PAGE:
What happened in Ferguson matters to us all as Americans. Are we doomed to remain a nation hopelessly, violently adrift in a swamp of racism? Do we have a justice system that is indeed just? Can everyone expect to receive fair treatment in our system, from the moment police confront an alleged criminal to the moment some sort of final decision is reached? Do our police forces exist to “protect and serve,” or does that only apply to some groups of Americans, while for others the police are deadly enemies?
|By: David Swanson Sunday June 10, 2012 8:30 am|
Until now, I’ve always opposed the idea of posting the 10 Commandments on government buildings.
|By: John Feffer Saturday June 2, 2012 1:59 pm|
Drone warfare, as global activist Medea Benjamin persuasively explains in her new book on the subject, is a quantum leap in military affairs. It has reshaped the day-to-day waging of war in ways more profound even than the last great technological leap in warfighting, nuclear weapons. The use of unmanned aerial vehicles has transformed not only the techniques of war but also the ethical, political, and psychological context of war. And it has done so largely by stealth. Drones have snuck up on us, and we’ve barely had a chance to discuss their implications.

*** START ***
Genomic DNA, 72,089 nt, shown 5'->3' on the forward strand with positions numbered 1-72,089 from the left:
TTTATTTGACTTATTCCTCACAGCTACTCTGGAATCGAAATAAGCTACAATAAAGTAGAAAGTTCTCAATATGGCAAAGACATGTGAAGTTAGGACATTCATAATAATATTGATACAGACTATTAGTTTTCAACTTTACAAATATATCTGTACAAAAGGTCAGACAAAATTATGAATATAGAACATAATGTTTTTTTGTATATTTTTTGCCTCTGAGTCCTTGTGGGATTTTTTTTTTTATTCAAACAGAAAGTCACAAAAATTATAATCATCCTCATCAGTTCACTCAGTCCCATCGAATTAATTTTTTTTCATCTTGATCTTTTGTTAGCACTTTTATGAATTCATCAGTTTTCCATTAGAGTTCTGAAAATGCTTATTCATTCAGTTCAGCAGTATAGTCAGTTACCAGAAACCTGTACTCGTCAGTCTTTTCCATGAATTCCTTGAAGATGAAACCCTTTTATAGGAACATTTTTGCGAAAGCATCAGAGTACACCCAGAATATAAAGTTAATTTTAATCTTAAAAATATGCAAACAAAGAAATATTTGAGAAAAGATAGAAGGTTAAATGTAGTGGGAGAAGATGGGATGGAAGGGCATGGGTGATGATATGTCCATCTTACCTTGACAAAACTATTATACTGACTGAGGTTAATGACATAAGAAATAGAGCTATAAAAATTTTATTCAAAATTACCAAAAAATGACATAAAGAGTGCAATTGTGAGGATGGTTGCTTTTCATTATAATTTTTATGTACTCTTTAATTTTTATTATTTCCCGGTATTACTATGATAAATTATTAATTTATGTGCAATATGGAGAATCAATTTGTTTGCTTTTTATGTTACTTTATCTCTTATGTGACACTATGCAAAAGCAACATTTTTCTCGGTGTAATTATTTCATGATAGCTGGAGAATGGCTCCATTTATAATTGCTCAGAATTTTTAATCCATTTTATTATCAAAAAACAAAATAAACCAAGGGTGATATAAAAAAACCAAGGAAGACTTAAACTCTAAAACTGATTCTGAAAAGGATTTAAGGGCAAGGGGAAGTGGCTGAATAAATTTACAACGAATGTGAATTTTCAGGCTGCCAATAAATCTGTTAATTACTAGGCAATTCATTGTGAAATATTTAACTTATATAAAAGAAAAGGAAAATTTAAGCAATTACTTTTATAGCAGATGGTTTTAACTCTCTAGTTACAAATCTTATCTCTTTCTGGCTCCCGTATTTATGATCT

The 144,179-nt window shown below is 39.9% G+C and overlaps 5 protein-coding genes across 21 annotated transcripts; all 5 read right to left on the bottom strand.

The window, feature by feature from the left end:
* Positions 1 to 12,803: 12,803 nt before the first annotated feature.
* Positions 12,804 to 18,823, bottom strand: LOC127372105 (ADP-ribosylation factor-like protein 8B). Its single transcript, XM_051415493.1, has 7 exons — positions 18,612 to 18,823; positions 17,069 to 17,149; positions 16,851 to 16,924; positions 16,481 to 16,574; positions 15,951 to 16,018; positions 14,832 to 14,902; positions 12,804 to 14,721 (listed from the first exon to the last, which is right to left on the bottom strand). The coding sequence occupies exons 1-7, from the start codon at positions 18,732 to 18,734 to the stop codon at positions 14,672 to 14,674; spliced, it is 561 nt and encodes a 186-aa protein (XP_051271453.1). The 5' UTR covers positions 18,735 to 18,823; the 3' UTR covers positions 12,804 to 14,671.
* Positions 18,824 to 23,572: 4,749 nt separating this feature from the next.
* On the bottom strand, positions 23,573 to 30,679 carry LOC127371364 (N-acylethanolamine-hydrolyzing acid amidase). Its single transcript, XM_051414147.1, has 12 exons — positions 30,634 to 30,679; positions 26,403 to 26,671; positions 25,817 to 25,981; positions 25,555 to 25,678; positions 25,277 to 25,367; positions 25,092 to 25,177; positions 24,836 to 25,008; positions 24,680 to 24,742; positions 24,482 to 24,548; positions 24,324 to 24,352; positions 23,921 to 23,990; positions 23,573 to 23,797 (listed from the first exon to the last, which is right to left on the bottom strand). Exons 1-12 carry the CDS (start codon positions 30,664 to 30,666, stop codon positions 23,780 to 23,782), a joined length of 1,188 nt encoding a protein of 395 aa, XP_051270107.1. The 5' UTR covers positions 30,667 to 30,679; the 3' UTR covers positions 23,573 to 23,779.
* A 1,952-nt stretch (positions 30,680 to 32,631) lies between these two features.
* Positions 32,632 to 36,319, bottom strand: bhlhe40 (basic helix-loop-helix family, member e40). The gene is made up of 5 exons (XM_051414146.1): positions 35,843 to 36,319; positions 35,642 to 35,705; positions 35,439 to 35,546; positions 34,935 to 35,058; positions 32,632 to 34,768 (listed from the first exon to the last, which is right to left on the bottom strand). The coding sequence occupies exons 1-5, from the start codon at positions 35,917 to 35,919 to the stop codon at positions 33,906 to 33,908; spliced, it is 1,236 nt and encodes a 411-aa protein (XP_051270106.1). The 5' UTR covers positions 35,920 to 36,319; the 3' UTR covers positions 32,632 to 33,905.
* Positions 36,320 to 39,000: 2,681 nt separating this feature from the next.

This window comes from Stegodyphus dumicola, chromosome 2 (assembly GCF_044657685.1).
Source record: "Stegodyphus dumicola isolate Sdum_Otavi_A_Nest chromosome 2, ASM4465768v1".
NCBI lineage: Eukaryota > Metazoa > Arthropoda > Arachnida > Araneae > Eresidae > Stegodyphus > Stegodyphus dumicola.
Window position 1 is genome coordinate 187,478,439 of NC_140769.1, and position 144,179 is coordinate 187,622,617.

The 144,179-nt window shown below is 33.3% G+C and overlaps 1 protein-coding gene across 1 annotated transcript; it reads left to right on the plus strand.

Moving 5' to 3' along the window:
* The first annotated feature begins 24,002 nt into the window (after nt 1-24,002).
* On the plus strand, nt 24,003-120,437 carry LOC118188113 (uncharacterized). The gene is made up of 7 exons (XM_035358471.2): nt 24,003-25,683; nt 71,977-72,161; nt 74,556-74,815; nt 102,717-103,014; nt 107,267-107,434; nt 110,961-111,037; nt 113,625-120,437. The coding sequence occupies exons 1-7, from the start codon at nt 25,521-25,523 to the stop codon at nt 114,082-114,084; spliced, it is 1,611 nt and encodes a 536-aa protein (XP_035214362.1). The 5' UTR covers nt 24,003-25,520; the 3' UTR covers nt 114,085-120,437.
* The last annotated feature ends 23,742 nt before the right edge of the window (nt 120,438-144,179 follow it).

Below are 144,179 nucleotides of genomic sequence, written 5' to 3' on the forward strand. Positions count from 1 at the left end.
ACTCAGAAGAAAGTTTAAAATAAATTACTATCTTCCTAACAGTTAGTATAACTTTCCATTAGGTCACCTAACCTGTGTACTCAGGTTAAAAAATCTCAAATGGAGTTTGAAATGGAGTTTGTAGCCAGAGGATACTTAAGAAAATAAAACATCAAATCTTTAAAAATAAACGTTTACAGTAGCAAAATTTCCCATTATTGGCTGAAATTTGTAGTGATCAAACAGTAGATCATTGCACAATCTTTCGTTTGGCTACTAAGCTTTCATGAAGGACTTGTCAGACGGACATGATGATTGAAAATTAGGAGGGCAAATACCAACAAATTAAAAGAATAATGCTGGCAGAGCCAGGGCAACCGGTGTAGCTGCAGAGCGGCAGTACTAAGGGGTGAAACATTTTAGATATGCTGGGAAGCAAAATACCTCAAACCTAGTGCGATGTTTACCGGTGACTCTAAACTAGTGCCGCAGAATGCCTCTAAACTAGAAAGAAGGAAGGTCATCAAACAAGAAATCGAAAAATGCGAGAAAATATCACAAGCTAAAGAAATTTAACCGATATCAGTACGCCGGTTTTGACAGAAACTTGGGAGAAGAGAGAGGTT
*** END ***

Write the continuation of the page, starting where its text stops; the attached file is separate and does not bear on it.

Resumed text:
|By: David Swanson Tuesday November 15, 2011 5:13 pm|
Not yet 30, Evan Knappenberger has already lived several lives. His story destroys the U.S. government’s case against whistleblower Bradley Manning, exposes the toxic mix of fraud and incompetence that creates U.S. war policies, and highlights the damage so often done to soldiers who come home without visible injuries.
|By: David Axe Saturday June 19, 2010 2:00 pm|
In 2007 and 2008 Junger and his photographer Tim Hetherington spent several months living with a platoon of U.S. Army paratroopers in eastern Afghanistan’s Korengal Valley. At one point during a spike in the fighting, the 30 young men of Junger’s Second Platoon — part of the 173rd Airborne Brigade based in Italy — accounted for around a third of all the combat experienced by the 160,000 NATO troops in Afghanistan. Half of the platoon fell dead or wounded. Others suffered psychological injuries.